A Fistful of Dollars (U.S.A.) | Für eine Handvoll Dollar (Germany) | Por um punhado de dólares (Portugal) | Pour une poignée de dollars (France) | För en handfull dollar (Sweden) | En nævefuld dollars | Za garść dolarów (Poland) | Bir Avuç Dolar (Turkey) | Por un punado de dolares (Spain) | Koyano Yojinbo (Japan) | Pro hrst dolarů (Czech Republic)|یک مشت دلار (Iran)
In a plot largely taken from the Samurai film Yojimbo, Clint Eastwood is a laconic stranger who plays two criminal factions in a border town against each other to his own financial gain.
By the time Sergio Leone made this film, Italians had already produced about 20 films ironically labelled "spaghetti westerns." Leone approached the genre with great love and humor. Although the plot was admittedly borrowed from Akira Kurosawa's Yojimbo (1961), Leone managed to create a work of his own that would serve as a model for many films to come. Clint Eastwood plays a cynical gunfighter who comes to a small border town and offers his services to two rivaling gangs. Neither gang is aware of his double play, and each thinks it is using him, but the stranger will outwit them both. The picture was the first installment in a cycle commonly known as the "Dollars" trilogy. Later, United Artists, who distributed it in the U.S., coined another term for it: the "Man With No Name" trilogy. While not as impressive as its follow-ups For a Few Dollars More (1965) and The Good, the Bad, and the Ugly (1966), A Fistful of Dollars contains all of Leone's eventual trademarks: taciturn characters, precise framing, extreme close-ups, and the haunting music of Ennio Morricone. Not released in the U.S. until 1967 due to copyright problems, the film was decisive in both Clint Eastwood's career and the recognition of the Italian western.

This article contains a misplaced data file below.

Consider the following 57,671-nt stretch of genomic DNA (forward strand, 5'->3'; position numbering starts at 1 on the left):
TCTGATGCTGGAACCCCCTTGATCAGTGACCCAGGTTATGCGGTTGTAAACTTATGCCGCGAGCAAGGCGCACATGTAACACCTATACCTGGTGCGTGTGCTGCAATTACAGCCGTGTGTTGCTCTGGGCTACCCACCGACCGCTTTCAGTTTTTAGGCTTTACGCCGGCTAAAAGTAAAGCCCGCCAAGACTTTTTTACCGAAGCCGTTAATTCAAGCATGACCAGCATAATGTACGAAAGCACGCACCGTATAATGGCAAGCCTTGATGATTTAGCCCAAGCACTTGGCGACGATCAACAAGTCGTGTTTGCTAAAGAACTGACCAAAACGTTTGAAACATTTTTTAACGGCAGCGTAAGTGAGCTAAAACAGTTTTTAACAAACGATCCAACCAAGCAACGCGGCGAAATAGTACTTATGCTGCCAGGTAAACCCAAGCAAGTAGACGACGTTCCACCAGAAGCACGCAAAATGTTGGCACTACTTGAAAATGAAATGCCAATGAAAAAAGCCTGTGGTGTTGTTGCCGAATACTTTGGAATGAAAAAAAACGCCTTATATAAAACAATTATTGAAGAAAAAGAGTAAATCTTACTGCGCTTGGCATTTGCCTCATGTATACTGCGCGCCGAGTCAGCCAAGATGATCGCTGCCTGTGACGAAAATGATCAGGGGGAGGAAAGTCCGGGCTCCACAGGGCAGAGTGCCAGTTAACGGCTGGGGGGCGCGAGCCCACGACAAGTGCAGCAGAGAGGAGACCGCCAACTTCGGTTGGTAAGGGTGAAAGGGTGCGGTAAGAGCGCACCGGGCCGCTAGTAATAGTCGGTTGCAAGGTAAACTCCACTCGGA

American CBS TV network thought the film too violent and immoral to be shown in its original cut. Additional footage was shot and added to give the 'Man With No Name' a reason for his mission. Harry Dean Stanton was hired to portray a prison warden who sent a prisoner, the 'Man With No Name', to Mexico to clean up the town in order to obtain a pardon for past crimes. A stand-in was used for Clint Eastwood, who was a good 6 inches shorter and wore a serape instead of a pancho. He always had his hand on the cigar in his mouth and his hat pulled down low, so his face was covered. Close-ups of Clint's eyes were shown whenever the actors face was shown. This additional footage can now be seen as a bonus feature on the deluxe DVD package.
It's a badly made addition, which was directed by Monte Hellman.